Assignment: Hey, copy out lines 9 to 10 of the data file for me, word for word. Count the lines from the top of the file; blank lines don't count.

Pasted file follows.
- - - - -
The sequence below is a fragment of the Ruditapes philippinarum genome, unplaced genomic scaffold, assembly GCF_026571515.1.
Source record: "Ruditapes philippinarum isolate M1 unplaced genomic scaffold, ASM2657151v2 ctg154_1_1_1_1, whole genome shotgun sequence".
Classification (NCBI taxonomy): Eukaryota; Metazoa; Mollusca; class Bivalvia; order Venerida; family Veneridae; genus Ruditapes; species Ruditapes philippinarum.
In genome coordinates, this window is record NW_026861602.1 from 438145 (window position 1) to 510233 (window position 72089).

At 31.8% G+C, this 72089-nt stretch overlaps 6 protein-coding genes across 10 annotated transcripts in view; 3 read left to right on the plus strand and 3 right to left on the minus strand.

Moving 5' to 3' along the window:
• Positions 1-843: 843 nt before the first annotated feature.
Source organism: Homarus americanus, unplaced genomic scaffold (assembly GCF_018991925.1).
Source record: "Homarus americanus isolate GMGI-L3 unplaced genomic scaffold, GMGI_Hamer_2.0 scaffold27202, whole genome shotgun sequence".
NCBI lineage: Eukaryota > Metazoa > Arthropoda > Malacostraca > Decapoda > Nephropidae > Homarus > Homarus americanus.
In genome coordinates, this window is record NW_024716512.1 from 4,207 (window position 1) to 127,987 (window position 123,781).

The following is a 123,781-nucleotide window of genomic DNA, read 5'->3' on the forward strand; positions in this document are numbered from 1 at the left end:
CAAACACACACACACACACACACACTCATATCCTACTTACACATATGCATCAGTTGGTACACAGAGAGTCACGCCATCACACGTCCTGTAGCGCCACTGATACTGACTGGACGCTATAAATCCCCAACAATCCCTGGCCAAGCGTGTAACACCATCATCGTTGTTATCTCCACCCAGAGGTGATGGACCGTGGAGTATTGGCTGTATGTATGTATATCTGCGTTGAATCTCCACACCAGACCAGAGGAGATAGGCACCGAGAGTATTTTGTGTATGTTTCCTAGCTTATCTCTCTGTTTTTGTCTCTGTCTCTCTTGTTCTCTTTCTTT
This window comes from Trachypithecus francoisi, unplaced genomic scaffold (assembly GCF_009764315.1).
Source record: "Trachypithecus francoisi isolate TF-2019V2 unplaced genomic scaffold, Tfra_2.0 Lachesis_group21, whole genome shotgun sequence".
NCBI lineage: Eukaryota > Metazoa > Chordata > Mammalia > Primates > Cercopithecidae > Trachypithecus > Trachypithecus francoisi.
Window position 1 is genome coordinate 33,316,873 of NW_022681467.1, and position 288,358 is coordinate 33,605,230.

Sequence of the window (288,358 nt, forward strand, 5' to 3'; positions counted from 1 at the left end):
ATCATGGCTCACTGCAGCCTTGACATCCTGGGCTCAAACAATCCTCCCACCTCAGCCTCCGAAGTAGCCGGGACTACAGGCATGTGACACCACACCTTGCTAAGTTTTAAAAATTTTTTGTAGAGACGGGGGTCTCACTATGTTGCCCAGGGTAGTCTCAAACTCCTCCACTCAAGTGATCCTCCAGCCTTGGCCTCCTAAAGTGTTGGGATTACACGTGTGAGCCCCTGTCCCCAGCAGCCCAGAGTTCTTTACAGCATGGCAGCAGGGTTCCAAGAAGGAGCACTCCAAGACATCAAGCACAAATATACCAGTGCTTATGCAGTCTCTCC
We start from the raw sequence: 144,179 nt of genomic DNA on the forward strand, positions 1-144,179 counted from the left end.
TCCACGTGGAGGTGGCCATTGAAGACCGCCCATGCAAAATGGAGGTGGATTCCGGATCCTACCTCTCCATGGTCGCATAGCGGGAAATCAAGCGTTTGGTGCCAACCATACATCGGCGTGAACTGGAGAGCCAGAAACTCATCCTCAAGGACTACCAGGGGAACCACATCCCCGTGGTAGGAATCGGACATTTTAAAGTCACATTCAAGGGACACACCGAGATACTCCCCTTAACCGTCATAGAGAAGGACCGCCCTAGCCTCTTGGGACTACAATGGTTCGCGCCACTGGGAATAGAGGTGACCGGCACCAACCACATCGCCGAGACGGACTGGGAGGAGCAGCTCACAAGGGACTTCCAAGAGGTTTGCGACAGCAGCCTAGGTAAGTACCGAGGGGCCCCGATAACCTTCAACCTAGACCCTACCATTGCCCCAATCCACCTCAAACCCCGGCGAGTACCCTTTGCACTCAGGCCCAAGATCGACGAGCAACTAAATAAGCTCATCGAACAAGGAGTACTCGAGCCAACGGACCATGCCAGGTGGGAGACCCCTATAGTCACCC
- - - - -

Source record: "Homarus americanus isolate GMGI-L3 unplaced genomic scaffold, GMGI_Hamer_2.0 scaffold27202, whole genome shotgun sequence".
NCBI lineage: Eukaryota > Metazoa > Arthropoda > Malacostraca > Decapoda > Nephropidae > Homarus > Homarus americanus.